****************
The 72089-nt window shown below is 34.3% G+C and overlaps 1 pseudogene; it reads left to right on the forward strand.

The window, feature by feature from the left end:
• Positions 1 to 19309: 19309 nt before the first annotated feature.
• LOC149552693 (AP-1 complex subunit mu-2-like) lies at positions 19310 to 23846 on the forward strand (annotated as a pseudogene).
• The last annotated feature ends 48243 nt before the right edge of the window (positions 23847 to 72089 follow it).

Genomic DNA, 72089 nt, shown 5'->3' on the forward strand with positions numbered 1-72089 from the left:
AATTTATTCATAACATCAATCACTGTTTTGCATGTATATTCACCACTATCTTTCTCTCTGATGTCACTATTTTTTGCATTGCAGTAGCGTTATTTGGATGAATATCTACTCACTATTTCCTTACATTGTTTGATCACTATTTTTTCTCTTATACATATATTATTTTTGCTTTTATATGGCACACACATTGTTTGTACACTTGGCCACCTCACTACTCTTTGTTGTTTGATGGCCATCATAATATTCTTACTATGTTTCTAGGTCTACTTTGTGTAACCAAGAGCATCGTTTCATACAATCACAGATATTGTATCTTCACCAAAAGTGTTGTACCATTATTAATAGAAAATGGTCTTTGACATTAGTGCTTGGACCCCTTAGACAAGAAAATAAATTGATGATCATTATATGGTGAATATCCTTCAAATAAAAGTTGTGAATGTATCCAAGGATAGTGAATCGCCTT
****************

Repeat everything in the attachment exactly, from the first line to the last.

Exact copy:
The 72089-nt window shown below is 34.3% G+C and overlaps 1 pseudogene; it reads left to right on the forward strand.

The window, feature by feature from the left end:
• Positions 1 to 19309: 19309 nt before the first annotated feature.
• LOC149552693 (AP-1 complex subunit mu-2-like) lies at positions 19310 to 23846 on the forward strand (annotated as a pseudogene).
• The last annotated feature ends 48243 nt before the right edge of the window (positions 23847 to 72089 follow it).

Genomic DNA, 72089 nt, shown 5'->3' on the forward strand with positions numbered 1-72089 from the left:
AATTTATTCATAACATCAATCACTGTTTTGCATGTATATTCACCACTATCTTTCTCTCTGATGTCACTATTTTTTGCATTGCAGTAGCGTTATTTGGATGAATATCTACTCACTATTTCCTTACATTGTTTGATCACTATTTTTTCTCTTATACATATATTATTTTTGCTTTTATATGGCACACACATTGTTTGTACACTTGGCCACCTCACTACTCTTTGTTGTTTGATGGCCATCATAATATTCTTACTATGTTTCTAGGTCTACTTTGTGTAACCAAGAGCATCGTTTCATACAATCACAGATATTGTATCTTCACCAAAAGTGTTGTACCATTATTAATAGAAAATGGTCTTTGACATTAGTGCTTGGACCCCTTAGACAAGAAAATAAATTGATGATCATTATATGGTGAATATCCTTCAAATAAAAGTTGTGAATGTATCCAAGGATAGTGAATCGCCTT